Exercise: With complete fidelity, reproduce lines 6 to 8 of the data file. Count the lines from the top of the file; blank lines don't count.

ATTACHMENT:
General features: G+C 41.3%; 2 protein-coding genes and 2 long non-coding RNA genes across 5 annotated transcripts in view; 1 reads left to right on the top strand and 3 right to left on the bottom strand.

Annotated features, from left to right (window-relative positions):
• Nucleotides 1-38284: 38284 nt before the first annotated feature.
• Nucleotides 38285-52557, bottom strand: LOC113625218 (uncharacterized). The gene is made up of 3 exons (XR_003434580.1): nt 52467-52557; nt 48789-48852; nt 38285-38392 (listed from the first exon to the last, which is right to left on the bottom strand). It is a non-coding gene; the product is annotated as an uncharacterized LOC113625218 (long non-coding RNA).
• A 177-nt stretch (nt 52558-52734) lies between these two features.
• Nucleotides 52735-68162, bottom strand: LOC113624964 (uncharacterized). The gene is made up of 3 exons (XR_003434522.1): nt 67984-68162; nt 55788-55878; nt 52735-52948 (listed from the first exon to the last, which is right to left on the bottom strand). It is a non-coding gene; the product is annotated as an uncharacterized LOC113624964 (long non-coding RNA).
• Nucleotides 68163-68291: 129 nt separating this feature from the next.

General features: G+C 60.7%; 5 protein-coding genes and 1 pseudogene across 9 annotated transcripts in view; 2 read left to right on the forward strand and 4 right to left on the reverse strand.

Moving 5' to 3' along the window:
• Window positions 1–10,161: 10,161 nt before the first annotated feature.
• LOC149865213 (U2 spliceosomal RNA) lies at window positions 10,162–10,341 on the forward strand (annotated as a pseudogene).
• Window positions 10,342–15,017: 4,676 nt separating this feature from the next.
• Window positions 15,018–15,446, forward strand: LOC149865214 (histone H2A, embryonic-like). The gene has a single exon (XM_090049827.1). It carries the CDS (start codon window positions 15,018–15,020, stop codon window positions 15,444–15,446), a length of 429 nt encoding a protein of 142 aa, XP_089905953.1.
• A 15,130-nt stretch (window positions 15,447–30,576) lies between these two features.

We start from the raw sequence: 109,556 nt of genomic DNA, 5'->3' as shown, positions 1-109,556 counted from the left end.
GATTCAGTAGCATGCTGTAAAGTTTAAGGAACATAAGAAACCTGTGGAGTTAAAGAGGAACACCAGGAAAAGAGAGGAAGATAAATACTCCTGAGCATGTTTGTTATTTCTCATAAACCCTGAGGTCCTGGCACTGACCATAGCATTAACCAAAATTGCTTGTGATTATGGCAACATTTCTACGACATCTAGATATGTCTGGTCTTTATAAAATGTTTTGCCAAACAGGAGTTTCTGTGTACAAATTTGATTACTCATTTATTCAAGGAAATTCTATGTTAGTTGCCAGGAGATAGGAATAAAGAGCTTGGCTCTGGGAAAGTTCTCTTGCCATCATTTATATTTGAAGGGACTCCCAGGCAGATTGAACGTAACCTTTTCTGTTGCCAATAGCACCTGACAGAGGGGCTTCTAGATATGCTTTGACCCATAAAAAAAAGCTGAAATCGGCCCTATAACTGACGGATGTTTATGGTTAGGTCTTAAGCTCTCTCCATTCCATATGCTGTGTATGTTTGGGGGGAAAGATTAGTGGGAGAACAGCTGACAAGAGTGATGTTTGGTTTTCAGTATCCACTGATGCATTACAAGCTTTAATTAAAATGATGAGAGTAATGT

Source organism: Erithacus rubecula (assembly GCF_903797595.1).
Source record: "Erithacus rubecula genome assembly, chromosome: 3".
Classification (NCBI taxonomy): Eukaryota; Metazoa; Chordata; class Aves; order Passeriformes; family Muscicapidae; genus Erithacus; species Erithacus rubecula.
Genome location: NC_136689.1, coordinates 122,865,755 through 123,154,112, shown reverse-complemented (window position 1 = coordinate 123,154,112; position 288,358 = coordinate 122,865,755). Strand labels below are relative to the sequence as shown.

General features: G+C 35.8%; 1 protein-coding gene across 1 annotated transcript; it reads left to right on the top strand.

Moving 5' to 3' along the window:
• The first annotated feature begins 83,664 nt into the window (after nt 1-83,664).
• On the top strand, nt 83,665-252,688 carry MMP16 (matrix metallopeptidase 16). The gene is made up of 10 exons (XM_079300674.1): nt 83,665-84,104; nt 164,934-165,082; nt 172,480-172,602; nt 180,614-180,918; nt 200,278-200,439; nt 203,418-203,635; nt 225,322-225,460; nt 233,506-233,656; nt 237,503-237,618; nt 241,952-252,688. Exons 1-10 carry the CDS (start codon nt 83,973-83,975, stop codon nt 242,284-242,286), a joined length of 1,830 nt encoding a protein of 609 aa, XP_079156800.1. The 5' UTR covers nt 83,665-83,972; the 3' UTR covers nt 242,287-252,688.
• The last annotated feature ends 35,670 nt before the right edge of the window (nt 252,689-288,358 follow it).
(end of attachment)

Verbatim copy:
• Nucleotides 52735-68162, bottom strand: LOC113624964 (uncharacterized). The gene is made up of 3 exons (XR_003434522.1): nt 67984-68162; nt 55788-55878; nt 52735-52948 (listed from the first exon to the last, which is right to left on the bottom strand). It is a non-coding gene; the product is annotated as an uncharacterized LOC113624964 (long non-coding RNA).
• Nucleotides 68163-68291: 129 nt separating this feature from the next.

General features: G+C 60.7%; 5 protein-coding genes and 1 pseudogene across 9 annotated transcripts in view; 2 read left to right on the forward strand and 4 right to left on the reverse strand.